When bailing someone out of jail
Halt | November 25, 2020 | 0 Comments

Important Considerations When Bailing Someone Out Of Jail

When someone you care about is arrested, the first thing that probably crossed your mind is how to help them get out of jail. You’ve probably heard that posting bail is the easy and fast route to free them up. Although it is, many don’t realize the responsibilities when they’re co-signing a bail bond for a friend or family member.

It’s typical for anyone to do all they can to help a loved one, and posting bail for them might be small. However, such a decision is legally binding, which is why you should understand how it works.

To guide you through the process, we’ve highlighted the following important considerations when bailing someone out of jail.

How Does A Bail Work?

Understanding how bail works can help you make a more well-informed decision. It is not that you should hesitate to help a loved one get out of jail, but it’s to know exactly what you are getting yourself into. The bail process isn’t perfect and can be complicated at times. Thus, it wouldn’t hurt to prepare yourself for any problem that may arise.

Bail is a predetermined amount of money that serves as insurance between the court and the person in jail. By paying that certain amount and complying with conditions of release, the arrested person or defendant can be out of prison until all the proceedings and trials are done.

Note that it’s the judge who determines the amount and conditions of bail. But the bail is typically set high to ensure that the defendant shows up for every court hearing. Failure to appear in court will revoke the bail, and the defendant will be re-arrested and returned to jail.

Different Types of Bail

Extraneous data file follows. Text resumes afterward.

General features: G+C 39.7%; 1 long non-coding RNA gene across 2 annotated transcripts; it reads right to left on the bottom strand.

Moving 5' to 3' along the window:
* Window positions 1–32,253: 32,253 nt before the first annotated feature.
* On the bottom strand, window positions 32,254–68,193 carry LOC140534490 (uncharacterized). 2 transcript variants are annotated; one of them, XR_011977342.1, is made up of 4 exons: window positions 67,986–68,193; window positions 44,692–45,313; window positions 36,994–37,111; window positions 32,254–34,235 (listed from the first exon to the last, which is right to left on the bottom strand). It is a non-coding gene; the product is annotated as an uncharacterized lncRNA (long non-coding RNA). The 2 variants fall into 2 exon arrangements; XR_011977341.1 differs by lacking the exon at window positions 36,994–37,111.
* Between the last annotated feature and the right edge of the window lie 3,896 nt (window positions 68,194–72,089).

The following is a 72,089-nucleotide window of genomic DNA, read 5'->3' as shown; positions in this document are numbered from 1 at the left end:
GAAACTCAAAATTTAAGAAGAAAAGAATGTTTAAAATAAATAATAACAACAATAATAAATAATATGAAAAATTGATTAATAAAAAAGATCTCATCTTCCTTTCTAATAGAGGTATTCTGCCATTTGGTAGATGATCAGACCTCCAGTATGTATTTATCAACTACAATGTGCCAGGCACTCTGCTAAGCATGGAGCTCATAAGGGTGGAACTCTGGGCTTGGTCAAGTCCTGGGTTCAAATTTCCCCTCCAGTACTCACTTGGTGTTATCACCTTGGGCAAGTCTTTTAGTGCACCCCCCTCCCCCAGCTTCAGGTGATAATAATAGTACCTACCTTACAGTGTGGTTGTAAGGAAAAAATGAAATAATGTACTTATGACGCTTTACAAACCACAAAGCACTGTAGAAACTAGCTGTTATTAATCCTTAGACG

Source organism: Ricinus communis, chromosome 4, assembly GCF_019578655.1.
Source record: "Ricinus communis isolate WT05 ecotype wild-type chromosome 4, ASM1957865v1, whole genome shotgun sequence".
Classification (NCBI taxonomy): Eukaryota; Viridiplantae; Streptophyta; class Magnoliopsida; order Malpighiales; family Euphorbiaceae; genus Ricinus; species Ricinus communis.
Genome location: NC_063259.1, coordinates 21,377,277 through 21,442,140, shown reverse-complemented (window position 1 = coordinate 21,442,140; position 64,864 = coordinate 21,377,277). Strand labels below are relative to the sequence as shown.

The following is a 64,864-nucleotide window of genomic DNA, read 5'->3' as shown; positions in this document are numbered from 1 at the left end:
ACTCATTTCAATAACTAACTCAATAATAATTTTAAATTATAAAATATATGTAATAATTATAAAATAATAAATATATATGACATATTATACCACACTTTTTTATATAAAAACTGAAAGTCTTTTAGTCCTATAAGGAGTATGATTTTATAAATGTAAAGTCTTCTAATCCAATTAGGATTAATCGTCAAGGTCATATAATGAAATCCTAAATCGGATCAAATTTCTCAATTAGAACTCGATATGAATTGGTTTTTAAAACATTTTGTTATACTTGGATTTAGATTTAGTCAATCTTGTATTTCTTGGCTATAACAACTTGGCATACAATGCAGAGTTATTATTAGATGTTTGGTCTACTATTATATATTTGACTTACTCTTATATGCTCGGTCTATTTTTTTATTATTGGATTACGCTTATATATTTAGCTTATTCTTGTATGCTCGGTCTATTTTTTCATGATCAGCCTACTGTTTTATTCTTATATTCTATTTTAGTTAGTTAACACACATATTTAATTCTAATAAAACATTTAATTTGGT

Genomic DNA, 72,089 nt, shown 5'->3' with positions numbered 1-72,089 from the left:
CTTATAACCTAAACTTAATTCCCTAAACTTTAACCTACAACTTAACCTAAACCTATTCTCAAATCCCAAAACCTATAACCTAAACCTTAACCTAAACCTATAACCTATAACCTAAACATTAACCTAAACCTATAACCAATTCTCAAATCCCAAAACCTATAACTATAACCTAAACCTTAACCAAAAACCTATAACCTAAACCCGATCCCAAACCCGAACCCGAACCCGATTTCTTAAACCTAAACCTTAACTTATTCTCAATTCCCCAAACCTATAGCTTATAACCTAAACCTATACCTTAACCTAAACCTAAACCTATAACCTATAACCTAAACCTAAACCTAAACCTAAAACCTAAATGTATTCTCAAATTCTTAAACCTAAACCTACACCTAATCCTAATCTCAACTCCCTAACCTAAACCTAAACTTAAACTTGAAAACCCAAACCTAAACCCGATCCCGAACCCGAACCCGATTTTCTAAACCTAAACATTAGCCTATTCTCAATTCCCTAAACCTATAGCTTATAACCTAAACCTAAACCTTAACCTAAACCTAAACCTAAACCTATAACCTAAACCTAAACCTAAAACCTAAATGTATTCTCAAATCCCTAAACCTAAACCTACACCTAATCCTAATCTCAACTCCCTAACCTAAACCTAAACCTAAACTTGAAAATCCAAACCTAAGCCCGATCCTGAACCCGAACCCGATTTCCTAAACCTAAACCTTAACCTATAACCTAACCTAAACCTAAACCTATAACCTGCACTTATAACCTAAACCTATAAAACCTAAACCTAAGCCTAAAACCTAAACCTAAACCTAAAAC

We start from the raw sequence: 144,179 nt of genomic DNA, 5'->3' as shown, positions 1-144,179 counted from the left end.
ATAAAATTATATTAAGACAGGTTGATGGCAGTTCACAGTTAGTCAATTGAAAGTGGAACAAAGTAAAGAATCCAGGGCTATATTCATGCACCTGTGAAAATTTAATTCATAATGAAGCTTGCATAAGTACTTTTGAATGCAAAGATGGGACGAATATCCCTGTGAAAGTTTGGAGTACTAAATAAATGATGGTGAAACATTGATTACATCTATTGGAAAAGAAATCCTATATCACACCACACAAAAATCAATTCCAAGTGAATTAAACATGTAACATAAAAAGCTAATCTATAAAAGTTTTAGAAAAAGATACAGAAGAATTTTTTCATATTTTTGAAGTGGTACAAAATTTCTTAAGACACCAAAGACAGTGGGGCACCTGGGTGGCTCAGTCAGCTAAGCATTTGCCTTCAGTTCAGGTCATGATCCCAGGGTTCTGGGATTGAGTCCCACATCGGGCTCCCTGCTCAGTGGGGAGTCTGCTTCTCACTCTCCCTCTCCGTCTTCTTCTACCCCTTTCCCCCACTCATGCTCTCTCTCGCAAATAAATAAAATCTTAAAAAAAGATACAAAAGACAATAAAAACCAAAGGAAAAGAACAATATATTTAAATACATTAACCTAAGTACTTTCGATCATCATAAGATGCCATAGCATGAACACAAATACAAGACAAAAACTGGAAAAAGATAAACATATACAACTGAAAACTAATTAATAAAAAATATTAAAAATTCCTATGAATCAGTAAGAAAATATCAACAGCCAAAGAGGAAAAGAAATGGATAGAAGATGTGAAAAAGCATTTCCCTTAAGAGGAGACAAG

When the bail amount is already set, you have several options to pay it and get your loved one out of jail. It may depend on the crime the defendant has been charged with. But in most cases, bail can be posted in one of the following ways.

Cash Bail

If you have enough cash available, you can immediately pay the full bail amount. You can get the money back, minus some fees, and other charges, if the defendant shows up for their court date. If not, you may lose the entire bail amount.

Bail Collateral

The court accepts collateral to post bail. If you don’t have the disposable income or cash available to pay the full bail amount, you can use personal assets, such as your house, car, or jewelry. But then again, you may lose the property if the defendant fails to appear in court.

Bail Bond

If you don’t have the means to pay for the required amount, you can hire a bail bond agent from Remedy Bail Bonds San Diego or San Francisco, among others, to post the bail for you. They will pledge to the court to pay the full bond amount if the defendant fails to show up in court. That is after you pay them a bail premium, which is usually 10% of the bail amount and is non-refundable.

Responsibilities When Bailing Someone Out

As you’ve probably already figured out, bailing someone out of jail comes with great responsibility. Many people think that their part is done after they bailed a loved one out of jail. Unfortunately, the responsibility doesn’t end there, and it might go beyond simply providing the money.

Here are a few responsibilities you should be prepared for when bailing someone out of jail: